Soaring public anger and Rahul Gandhi's public reprimand have forced the Union Cabinet to dump the controversial ordinance seeking to protect convicted lawmakers from immediate disqualification. In a complete U-turn, the Cabinet not just scrapped the ordinance but also withdrew the bill, pending before a parliamentary standing committee. Both the ordinance and the bill were aimed to negate the Supreme Court's ruling on convicted MPs, MLAs and MLCs.
Earlier, the Congress vice-president had rejected the government bid to shield convicted lawmakers at a dramatic press interaction. He had labelled the ordinance as "nonsense" and suggested that it be "torn up and thrown away". Rahul's intervention was to save the government from a public backlash building up over the bill against the government. The ordinance had been criticised as it sought to add clause 4 to section 8 of the Representation of People's Act (RPA), which allowed legislators to continue in their seats till their appeals against conviction were pending in the Court. He later clarified it at a meeting with PM Manmohan Singh by telling him of how the ordinance was out-of-sync with the public mood, thereby starting the process of its formal burial through the Cabinet process.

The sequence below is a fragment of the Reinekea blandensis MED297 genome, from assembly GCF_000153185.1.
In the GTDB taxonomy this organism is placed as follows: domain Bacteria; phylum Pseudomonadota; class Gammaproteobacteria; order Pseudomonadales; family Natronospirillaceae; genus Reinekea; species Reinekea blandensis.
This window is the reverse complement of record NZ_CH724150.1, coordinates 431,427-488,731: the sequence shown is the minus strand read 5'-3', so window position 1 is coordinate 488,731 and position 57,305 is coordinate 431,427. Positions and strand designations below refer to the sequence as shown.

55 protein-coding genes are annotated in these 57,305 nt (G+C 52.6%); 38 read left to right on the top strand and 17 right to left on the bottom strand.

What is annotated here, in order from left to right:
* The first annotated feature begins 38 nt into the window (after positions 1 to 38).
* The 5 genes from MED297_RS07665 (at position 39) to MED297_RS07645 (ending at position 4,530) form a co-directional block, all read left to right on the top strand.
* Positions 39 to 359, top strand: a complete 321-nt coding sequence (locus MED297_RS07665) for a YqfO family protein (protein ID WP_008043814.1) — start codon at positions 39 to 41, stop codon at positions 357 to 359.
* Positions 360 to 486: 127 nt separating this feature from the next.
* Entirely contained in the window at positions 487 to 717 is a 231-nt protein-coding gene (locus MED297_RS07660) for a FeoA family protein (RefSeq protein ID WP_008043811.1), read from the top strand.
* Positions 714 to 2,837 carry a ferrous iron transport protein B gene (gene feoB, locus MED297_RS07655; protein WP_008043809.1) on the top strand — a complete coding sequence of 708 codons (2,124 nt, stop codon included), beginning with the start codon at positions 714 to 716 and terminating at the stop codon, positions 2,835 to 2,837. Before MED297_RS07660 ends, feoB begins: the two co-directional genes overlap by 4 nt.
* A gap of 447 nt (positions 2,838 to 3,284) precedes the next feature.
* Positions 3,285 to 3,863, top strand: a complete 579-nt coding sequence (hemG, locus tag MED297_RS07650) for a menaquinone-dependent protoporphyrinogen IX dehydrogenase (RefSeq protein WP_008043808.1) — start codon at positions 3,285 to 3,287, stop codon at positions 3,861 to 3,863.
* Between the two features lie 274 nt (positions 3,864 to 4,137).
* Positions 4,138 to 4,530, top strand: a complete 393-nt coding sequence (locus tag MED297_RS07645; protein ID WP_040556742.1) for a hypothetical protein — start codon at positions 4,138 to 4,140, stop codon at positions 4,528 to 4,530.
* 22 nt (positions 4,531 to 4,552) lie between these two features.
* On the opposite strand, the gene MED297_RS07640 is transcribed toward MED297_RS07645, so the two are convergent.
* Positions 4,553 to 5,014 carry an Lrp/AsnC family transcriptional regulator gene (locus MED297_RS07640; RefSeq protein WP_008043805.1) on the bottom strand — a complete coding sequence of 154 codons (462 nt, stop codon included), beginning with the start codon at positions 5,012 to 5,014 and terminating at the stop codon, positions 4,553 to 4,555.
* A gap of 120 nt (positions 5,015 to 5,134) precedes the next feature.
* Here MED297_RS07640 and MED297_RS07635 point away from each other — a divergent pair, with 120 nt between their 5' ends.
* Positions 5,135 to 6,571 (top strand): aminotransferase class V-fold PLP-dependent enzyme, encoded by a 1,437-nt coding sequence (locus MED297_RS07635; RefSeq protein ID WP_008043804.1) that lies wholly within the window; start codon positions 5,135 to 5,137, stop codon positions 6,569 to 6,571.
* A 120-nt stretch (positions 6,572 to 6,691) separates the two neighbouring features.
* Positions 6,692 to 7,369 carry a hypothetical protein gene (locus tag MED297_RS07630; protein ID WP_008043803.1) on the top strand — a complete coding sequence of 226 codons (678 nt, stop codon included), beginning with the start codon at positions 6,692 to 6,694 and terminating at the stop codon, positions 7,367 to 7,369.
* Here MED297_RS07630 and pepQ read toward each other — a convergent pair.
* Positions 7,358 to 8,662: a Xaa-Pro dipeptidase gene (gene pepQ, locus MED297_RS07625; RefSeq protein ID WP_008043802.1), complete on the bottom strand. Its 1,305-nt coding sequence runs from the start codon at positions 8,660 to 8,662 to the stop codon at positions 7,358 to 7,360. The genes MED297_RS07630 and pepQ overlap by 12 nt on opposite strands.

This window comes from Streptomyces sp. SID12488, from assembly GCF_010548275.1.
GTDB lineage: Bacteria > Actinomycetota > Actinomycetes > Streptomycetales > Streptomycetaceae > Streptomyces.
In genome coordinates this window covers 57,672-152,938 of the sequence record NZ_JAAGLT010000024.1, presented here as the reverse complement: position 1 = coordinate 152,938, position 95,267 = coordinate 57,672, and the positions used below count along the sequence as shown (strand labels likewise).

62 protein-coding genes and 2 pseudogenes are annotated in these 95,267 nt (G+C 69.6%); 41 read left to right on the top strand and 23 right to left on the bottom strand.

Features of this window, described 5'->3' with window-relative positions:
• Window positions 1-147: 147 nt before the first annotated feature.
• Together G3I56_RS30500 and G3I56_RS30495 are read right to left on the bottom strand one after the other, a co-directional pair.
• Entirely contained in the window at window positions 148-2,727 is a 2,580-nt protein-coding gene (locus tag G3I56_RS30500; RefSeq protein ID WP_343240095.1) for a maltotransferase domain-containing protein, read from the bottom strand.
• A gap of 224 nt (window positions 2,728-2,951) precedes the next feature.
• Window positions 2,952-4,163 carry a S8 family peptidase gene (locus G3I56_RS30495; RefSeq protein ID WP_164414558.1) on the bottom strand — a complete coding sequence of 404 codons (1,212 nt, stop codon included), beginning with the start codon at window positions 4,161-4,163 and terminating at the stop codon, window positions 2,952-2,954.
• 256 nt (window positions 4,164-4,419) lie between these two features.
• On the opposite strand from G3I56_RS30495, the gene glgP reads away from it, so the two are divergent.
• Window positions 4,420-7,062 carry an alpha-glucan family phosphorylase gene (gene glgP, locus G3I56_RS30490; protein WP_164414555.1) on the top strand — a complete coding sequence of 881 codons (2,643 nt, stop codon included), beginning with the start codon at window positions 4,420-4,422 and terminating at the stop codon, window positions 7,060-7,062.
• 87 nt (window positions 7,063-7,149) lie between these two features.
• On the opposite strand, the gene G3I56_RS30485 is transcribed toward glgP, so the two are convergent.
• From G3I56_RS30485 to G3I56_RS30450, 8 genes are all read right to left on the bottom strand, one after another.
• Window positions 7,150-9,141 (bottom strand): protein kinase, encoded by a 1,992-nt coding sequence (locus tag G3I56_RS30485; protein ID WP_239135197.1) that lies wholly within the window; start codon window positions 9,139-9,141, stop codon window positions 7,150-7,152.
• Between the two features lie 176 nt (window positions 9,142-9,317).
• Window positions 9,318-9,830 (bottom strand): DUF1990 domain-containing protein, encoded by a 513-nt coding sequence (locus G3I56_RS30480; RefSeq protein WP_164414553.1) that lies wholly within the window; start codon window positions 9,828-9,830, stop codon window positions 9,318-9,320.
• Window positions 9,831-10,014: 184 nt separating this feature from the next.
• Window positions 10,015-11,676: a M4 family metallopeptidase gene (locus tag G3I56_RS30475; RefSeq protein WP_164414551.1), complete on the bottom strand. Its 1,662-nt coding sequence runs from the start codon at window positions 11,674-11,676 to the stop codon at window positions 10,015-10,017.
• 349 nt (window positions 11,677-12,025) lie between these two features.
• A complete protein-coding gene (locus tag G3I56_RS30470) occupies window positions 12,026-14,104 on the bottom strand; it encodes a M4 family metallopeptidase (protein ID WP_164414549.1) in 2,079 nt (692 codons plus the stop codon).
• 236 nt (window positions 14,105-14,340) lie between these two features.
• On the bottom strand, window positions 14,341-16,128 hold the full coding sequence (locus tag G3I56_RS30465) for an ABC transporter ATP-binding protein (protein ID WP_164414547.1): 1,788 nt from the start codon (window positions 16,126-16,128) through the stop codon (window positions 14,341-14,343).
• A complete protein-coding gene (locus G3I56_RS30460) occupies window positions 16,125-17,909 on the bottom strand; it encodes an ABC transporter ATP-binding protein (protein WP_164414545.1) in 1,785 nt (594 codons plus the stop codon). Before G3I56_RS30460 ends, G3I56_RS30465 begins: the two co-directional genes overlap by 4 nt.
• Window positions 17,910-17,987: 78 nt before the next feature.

The SC had held that clause 8(4) violated Article 102 of the Constitution that describes conditions when an MP, MLA or MLC could be disqualified. One of these conditions was conviction for an offence that resulted in a sentence of more than two years. The political class had ganged up, arguing that this was unfair as it was unfair to a legislator who might be acquitted by the court later. But the political consensus agaisnt the order broke down with BJP distancing itself by arguing that the move was unconstitutional.
With an eye on the public mood and the forthcoming state elections, the BJP opposed the bill in Parliament, forcing the government to send it to a standing committee. The BJP escalated its opposition when the government introduced the ordinance, and urged Prez Pranab Mukherjee to return it to the government. The government, despite having defended the ordinance, changed its stance after Rahul's dramatic intervention.